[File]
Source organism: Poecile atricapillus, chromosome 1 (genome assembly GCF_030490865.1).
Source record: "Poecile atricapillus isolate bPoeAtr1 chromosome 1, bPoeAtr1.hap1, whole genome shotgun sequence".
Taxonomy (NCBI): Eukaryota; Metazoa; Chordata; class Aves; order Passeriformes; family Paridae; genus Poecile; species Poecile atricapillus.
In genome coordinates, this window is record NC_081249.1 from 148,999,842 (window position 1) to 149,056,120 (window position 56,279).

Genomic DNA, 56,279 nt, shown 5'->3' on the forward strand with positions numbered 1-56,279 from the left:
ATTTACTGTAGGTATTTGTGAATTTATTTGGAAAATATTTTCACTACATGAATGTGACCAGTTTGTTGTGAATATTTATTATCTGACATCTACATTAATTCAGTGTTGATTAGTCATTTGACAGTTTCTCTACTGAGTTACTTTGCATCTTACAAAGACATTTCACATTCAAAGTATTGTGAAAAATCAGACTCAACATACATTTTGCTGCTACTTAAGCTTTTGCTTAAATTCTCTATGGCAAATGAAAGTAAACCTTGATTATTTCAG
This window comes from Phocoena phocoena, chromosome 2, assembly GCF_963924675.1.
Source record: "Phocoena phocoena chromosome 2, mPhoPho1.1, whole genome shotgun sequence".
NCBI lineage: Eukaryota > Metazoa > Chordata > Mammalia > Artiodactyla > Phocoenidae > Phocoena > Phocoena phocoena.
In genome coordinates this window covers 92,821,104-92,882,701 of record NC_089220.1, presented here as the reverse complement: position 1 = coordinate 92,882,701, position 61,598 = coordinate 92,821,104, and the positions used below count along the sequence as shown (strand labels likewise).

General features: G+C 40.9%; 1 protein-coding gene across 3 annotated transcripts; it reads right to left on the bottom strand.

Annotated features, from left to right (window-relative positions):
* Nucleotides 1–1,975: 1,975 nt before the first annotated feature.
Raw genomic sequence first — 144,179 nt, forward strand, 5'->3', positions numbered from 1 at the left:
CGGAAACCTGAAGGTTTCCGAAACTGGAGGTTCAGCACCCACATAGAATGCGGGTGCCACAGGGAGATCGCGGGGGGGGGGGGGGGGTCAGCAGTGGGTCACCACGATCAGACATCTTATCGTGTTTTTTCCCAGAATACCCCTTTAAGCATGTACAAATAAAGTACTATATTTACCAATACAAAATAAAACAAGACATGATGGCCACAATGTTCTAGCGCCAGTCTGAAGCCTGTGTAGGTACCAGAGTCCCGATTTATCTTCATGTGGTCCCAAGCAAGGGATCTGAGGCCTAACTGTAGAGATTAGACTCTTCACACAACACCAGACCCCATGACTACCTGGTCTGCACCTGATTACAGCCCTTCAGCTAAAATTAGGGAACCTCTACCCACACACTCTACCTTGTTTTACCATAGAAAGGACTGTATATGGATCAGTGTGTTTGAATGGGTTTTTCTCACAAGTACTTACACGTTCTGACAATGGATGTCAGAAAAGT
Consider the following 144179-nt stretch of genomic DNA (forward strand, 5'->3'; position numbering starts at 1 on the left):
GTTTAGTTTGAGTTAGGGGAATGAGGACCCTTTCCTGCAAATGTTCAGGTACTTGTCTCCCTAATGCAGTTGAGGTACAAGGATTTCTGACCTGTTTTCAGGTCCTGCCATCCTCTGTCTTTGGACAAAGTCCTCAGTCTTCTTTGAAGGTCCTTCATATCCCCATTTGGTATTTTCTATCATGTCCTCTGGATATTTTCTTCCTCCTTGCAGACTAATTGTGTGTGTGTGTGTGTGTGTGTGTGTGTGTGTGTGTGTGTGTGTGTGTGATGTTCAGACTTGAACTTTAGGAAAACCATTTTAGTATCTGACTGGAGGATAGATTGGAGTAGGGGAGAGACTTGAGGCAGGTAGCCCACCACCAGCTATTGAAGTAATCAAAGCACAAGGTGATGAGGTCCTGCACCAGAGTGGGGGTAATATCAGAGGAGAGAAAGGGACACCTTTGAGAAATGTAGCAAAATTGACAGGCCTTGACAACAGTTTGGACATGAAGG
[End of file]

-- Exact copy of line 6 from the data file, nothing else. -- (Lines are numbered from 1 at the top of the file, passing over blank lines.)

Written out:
ATTTACTGTAGGTATTTGTGAATTTATTTGGAAAATATTTTCACTACATGAATGTGACCAGTTTGTTGTGAATATTTATTATCTGACATCTACATTAATTCAGTGTTGATTAGTCATTTGACAGTTTCTCTACTGAGTTACTTTGCATCTTACAAAGACATTTCACATTCAAAGTATTGTGAAAAATCAGACTCAACATACATTTTGCTGCTACTTAAGCTTTTGCTTAAATTCTCTATGGCAAATGAAAGTAAACCTTGATTATTTCAG